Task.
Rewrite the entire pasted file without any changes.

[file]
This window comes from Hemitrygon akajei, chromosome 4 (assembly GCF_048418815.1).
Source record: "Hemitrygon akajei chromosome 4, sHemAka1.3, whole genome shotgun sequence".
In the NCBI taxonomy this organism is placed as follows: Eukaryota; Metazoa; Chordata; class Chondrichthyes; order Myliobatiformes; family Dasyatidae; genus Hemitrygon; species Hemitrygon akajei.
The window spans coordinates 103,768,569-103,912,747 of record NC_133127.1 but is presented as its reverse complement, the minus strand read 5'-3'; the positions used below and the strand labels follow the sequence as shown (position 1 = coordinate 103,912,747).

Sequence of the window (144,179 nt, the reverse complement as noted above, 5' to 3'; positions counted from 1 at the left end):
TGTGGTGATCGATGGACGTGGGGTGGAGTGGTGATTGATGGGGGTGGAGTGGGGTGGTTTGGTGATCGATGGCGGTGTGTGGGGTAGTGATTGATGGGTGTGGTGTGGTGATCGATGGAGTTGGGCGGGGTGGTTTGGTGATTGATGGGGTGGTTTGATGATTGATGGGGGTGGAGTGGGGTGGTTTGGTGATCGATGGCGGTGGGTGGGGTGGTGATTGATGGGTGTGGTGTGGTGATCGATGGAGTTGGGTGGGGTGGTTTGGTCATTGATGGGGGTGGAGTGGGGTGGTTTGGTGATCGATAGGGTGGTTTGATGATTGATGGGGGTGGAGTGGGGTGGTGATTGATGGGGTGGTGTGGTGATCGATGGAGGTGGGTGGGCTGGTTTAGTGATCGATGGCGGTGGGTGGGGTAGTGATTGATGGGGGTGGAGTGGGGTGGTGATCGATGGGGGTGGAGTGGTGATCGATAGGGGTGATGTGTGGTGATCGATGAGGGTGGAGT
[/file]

This window comes from Hemitrygon akajei, chromosome 4 (assembly GCF_048418815.1).
Source record: "Hemitrygon akajei chromosome 4, sHemAka1.3, whole genome shotgun sequence".
In the NCBI taxonomy this organism is placed as follows: Eukaryota; Metazoa; Chordata; class Chondrichthyes; order Myliobatiformes; family Dasyatidae; genus Hemitrygon; species Hemitrygon akajei.
The window spans coordinates 103,768,569-103,912,747 of record NC_133127.1 but is presented as its reverse complement, the minus strand read 5'-3'; the positions used below and the strand labels follow the sequence as shown (position 1 = coordinate 103,912,747).

Sequence of the window (144,179 nt, the reverse complement as noted above, 5' to 3'; positions counted from 1 at the left end):
TGTGGTGATCGATGGACGTGGGGTGGAGTGGTGATTGATGGGGGTGGAGTGGGGTGGTTTGGTGATCGATGGCGGTGTGTGGGGTAGTGATTGATGGGTGTGGTGTGGTGATCGATGGAGTTGGGCGGGGTGGTTTGGTGATTGATGGGGTGGTTTGATGATTGATGGGGGTGGAGTGGGGTGGTTTGGTGATCGATGGCGGTGGGTGGGGTGGTGATTGATGGGTGTGGTGTGGTGATCGATGGAGTTGGGTGGGGTGGTTTGGTCATTGATGGGGGTGGAGTGGGGTGGTTTGGTGATCGATAGGGTGGTTTGATGATTGATGGGGGTGGAGTGGGGTGGTGATTGATGGGGTGGTGTGGTGATCGATGGAGGTGGGTGGGCTGGTTTAGTGATCGATGGCGGTGGGTGGGGTAGTGATTGATGGGGGTGGAGTGGGGTGGTGATCGATGGGGGTGGAGTGGTGATCGATAGGGGTGATGTGTGGTGATCGATGAGGGTGGAGT